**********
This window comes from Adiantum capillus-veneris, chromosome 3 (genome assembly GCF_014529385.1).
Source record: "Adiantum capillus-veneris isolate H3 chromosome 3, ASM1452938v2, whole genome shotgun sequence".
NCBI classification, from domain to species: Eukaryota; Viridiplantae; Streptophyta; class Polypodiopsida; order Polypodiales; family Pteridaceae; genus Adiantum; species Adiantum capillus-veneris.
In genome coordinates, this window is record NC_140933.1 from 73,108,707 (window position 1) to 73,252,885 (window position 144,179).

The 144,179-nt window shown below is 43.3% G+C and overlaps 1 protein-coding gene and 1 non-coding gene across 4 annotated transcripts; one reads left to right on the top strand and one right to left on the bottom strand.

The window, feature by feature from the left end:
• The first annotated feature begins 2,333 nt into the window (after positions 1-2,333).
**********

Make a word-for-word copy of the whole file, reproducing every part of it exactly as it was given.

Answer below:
This window comes from Adiantum capillus-veneris, chromosome 3 (genome assembly GCF_014529385.1).
Source record: "Adiantum capillus-veneris isolate H3 chromosome 3, ASM1452938v2, whole genome shotgun sequence".
NCBI classification, from domain to species: Eukaryota; Viridiplantae; Streptophyta; class Polypodiopsida; order Polypodiales; family Pteridaceae; genus Adiantum; species Adiantum capillus-veneris.
In genome coordinates, this window is record NC_140933.1 from 73,108,707 (window position 1) to 73,252,885 (window position 144,179).

The 144,179-nt window shown below is 43.3% G+C and overlaps 1 protein-coding gene and 1 non-coding gene across 4 annotated transcripts; one reads left to right on the top strand and one right to left on the bottom strand.

The window, feature by feature from the left end:
• The first annotated feature begins 2,333 nt into the window (after positions 1-2,333).